I’ve spent my adult life teaching literary things to entry-level or advanced students. One day, it might be how the sonnets of Petrarch yielded the great flowering of poetry of the Elizabethan age. The next day it might be how Ralph Ellison’s Invisible Man fits into the development of the American novel. These are questions on which I might carry a bit of credibility. But money? Few would think, “Hey, I’ll ask an English teacher about money.” Yet, I have learned a little about giving and value.
In an era when American democracy depends on ideas and civic engagement, our public sector rarely steps up to fund humanities when other pressing needs (health, science, technology, global development) call for funding. A few years ago, a college buddy explained his strategy for giving money. (He has made a lot of it and is very generous in giving it away.) Over coffee, I learned something new about money. Smart money.
When my financially-astute friend wants to support a project, he looks for impact. Is the project attracting funding partners? He analyzes whether his seed money can make a difference, rather than being merely “icing on the cake.” He wants to know if his money will be leveraged or matched to create more capacity. Impact. Partnership. Leverage. These are his guidelines for making smart money gifts.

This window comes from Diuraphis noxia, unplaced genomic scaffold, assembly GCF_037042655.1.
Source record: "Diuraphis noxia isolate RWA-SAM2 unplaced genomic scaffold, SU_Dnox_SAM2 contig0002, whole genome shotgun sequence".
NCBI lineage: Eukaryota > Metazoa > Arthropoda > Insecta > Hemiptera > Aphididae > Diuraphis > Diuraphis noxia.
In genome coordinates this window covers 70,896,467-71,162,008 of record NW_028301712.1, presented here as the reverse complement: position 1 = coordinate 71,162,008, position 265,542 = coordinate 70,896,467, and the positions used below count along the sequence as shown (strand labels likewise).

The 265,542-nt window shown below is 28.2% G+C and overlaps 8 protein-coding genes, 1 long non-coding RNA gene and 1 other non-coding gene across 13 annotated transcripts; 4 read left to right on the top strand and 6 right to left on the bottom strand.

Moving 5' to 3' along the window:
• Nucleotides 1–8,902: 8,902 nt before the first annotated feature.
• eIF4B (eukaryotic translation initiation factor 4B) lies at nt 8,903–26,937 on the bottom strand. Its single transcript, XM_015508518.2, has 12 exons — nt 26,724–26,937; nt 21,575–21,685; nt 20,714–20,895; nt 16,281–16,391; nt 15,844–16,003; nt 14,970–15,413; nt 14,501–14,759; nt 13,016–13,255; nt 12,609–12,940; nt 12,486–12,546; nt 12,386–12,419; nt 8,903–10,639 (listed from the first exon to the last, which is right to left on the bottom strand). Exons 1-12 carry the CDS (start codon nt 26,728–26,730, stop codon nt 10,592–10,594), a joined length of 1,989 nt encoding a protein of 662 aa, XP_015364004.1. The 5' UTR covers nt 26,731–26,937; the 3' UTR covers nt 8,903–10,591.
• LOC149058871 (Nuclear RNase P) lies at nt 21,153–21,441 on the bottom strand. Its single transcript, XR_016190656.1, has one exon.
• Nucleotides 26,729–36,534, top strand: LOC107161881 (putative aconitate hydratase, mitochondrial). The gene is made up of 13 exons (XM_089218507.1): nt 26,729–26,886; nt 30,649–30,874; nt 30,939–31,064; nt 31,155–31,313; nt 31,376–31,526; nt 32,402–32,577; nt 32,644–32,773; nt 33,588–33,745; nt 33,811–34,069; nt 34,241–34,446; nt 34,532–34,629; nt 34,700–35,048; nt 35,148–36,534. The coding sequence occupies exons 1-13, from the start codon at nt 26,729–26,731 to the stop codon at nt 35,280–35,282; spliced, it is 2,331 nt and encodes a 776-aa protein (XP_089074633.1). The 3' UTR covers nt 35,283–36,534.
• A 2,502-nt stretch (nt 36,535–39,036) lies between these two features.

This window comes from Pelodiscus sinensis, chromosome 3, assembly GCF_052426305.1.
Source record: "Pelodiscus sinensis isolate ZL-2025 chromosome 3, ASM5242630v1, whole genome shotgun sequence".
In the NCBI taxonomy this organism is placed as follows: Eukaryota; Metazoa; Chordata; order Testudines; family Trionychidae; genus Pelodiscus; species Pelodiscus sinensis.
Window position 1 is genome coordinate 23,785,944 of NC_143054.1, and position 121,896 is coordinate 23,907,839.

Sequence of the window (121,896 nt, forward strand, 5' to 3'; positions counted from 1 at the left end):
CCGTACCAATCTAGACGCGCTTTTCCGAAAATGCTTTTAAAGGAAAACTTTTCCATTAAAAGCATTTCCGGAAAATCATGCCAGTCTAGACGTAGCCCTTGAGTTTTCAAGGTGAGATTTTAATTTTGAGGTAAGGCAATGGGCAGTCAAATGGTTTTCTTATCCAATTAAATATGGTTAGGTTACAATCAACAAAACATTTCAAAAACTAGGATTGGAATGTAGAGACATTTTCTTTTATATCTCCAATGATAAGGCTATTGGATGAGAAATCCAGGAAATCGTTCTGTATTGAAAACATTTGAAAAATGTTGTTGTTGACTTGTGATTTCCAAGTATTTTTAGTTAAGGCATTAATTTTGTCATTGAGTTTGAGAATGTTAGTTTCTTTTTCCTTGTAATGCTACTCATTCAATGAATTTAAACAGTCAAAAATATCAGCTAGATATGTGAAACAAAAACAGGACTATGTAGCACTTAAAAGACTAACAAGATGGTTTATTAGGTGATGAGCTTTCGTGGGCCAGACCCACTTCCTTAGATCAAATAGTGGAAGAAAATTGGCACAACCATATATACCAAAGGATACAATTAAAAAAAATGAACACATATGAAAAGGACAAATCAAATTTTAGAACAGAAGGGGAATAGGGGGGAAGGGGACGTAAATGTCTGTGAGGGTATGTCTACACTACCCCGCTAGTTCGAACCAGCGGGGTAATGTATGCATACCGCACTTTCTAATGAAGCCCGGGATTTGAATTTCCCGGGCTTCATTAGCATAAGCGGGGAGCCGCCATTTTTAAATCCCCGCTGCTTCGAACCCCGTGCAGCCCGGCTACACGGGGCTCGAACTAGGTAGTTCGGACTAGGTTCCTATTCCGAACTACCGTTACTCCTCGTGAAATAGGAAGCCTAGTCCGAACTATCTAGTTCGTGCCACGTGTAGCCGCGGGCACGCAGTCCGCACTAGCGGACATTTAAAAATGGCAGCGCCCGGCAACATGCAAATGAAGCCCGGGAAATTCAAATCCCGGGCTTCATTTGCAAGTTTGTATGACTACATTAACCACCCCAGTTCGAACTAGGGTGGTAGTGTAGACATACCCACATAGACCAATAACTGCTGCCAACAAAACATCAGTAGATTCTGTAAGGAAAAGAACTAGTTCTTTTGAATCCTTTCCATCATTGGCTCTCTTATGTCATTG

Those features all apply when giving to Oklahoma Humanities' programs and endowments!
Impact: Oklahoma Humanities grants help communities fund things that matter to them—at a local level.
Partnership: Getting an Oklahoma Humanities program means that a community—small or large—has agreed to build public and private partnerships.
Leverage: An Oklahoma Humanities partnership keeps projects accountable for private funding and in-kind donations to leverage support for maximum effectiveness. Your dollar is often matched by other private donations and funding from the National Endowment for the Humanities.
I give to Oklahoma Humanities because I love the humanities projects we support; but I rest easy knowing that my gifts, however large or small, are smart money.